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Lawsuits & Litigation

Washington Files Lawsuit to Prevent Planned Merger Between Kroger and Albertsons

— January 16, 2024

The state’s lawsuit cites alleged statements from higher-level Albertsons officials, who apparently protested that the merger would be bad for consumers and “basically create a monopoly.”

Washington state Attorney General Bob Ferguson has filed a lawsuit seeking to prevent Kroger and Albertsons from completing a planned merger.

According to The Associated Press, the lawsuit was filed earlier this week in King County Superior Court. In his complaint, Ferguson claimed that the proposed $25 billion agreement between Kroger and Albertsons—among the two largest grocery chains in the country—could harm consumers and raise prices.

“This merger is bad for Washington shoppers and workers,” Ferguson said in a Monday statement. “Free enterprise is built on companies competing, and that competition [is what] benefits consumers.”

“Shoppers will have fewer choices and less competition, and, without a competitive marketplace, they will pay higher prices at the grocery store,” he said. “That’s not right, and this lawsuit seeks to stop this harmful merger.”

Gavel on copy of lawsuit; image by Wirestock, via
Gavel on copy of lawsuit; image by Wirestock, via

Kroger has since said that it is delaying the completion of the deal, citing ongoing conversation with state and federal regulators. Barring any unexpected setbacks, the company said that it believes it will finalize the merger within the first half of its fiscal year, ending in August 2024.

“While this is taking longer than we originally thought, we knew it was a possibility and […] accounted for such potential timing,” Kroger said in a statement.

Although both Kroger and Albertsons have insisted that their merger would actually benefit consumers, the companies took some measures to mitigate the legal ramifications of their merger—including the sale of more than 100 stores across Washington.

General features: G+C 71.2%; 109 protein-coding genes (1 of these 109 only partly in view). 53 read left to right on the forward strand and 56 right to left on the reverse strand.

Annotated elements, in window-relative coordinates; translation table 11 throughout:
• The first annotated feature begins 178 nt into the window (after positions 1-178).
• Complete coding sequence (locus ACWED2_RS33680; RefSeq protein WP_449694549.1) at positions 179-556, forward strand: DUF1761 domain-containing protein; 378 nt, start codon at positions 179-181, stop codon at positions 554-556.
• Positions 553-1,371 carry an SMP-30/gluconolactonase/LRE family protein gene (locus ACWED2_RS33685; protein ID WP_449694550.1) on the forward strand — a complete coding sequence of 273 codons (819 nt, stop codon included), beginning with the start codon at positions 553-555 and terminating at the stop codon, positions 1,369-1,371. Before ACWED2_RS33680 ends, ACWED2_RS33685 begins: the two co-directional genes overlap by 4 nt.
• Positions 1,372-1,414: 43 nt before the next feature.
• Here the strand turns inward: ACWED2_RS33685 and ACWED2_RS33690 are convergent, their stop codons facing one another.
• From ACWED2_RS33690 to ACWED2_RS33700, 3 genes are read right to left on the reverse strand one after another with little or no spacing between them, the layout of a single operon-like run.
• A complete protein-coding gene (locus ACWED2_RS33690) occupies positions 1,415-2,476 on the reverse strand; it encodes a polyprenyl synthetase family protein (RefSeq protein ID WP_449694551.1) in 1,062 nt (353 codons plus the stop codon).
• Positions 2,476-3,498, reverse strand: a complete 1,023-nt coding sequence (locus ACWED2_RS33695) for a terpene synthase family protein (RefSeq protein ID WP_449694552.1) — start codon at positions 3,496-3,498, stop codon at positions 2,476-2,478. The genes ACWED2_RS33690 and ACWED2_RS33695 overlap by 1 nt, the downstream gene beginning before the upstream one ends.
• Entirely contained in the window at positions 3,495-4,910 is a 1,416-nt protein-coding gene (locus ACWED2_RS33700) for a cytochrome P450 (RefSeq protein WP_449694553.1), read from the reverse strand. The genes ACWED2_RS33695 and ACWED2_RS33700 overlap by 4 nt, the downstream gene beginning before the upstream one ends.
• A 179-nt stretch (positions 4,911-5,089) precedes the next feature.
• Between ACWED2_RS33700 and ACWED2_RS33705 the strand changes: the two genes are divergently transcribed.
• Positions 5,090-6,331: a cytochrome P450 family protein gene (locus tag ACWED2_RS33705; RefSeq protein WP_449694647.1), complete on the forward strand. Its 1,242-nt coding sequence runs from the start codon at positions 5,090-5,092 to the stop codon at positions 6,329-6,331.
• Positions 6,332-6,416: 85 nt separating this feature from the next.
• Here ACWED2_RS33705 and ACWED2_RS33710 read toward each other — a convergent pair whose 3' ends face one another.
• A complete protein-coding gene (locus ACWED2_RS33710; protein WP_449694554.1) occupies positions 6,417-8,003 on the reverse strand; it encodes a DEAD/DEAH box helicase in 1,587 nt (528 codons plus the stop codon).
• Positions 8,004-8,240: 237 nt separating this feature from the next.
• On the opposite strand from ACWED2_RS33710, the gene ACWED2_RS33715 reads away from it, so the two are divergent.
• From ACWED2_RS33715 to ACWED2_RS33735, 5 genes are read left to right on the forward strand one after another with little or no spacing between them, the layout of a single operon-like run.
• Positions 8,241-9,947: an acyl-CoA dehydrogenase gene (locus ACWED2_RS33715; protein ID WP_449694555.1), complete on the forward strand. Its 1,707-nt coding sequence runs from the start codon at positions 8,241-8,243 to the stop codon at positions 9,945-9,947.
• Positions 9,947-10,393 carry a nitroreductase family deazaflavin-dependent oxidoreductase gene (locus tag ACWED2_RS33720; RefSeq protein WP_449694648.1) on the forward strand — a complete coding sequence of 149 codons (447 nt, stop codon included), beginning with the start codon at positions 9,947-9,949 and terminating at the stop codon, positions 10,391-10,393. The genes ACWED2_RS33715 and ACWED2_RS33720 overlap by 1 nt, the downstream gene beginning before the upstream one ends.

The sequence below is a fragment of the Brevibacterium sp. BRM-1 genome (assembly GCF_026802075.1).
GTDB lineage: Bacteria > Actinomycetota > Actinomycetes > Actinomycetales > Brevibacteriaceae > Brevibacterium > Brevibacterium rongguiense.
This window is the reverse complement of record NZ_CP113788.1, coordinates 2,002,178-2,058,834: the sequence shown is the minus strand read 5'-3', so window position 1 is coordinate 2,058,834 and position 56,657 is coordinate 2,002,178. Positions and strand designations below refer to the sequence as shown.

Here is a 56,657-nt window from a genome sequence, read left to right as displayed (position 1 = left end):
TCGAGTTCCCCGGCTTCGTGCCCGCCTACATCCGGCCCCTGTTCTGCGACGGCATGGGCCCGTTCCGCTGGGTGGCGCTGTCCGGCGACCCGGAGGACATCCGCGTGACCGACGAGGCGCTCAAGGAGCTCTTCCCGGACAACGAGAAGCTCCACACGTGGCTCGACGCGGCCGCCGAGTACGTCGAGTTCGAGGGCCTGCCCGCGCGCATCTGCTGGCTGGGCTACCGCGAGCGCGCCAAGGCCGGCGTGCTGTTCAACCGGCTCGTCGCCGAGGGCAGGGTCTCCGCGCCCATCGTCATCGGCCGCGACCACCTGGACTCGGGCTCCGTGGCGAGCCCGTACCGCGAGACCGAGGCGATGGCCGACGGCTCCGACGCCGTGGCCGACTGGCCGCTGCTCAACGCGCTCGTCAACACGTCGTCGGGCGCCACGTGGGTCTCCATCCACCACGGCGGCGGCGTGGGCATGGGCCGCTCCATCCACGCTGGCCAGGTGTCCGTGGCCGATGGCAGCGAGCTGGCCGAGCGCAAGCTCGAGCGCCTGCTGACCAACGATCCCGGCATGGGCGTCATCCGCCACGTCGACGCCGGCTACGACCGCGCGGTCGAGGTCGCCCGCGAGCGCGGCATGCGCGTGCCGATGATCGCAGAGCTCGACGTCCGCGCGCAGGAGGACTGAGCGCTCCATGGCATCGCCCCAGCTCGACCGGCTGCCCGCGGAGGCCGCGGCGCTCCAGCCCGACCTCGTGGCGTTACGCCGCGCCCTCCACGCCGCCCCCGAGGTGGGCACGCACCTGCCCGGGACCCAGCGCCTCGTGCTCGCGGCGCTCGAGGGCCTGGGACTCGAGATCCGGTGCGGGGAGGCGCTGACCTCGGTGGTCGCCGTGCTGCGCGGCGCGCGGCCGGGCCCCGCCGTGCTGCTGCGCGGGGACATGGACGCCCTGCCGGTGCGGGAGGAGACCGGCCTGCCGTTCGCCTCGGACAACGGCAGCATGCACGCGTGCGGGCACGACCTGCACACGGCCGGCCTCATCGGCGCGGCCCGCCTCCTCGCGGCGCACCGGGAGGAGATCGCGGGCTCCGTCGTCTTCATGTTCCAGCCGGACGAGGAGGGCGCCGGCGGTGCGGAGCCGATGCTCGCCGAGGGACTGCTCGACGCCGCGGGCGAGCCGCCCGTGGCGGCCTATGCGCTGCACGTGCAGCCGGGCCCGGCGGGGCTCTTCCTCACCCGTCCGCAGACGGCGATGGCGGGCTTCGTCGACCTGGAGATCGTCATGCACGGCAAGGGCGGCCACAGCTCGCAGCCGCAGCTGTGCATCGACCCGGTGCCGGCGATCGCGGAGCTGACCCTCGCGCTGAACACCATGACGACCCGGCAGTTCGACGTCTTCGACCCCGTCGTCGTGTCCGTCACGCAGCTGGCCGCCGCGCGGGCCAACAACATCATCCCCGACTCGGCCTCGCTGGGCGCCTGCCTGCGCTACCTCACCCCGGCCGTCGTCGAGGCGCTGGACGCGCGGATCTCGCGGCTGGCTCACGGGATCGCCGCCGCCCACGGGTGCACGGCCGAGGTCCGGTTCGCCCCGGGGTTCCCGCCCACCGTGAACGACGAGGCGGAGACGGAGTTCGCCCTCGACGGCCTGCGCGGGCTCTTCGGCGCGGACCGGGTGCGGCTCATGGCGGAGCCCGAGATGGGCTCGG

Nonetheless, Ferguson’s office says that these steps are inadequate and would not change “the fact that Kroger would still enjoy a near-monopoly in many markets in the state.”

“In addition,” the Attorney General’s Office said, “the plan to sell these stores to a company that is primarily a wholesale supplier could set up many of the divested supermarkets to fail, endangering Washington jobs and further diminishing choices for Washington shoppers.”

Interestingly, the state’s lawsuit notes that, after rumors of a potential merger emerged, some corporate officials—including an Albertsons vice president—voiced concern that the combined influence of the two companies would “basically [create] a monopoly in grocery with the merger.”

“It would make no sense,” the vice president allegedly said.

Another Albertsons official, identified as a Human Resources director, also opined that a merger would not benefit consumers in any conceivable way.

“It’s all about pricing and competition,” they said, “and we all know prices will not go down.”

The lawsuit seeks a court order preventing the merger from being completed, both in Washington state and nationwide.


AG Ferguson files lawsuit to block Kroger-Albertsons merger

WA attorney general sues to block Kroger, Albertsons merger

Washington state sues to block proposed merger of Kroger and Albertsons grocery chains

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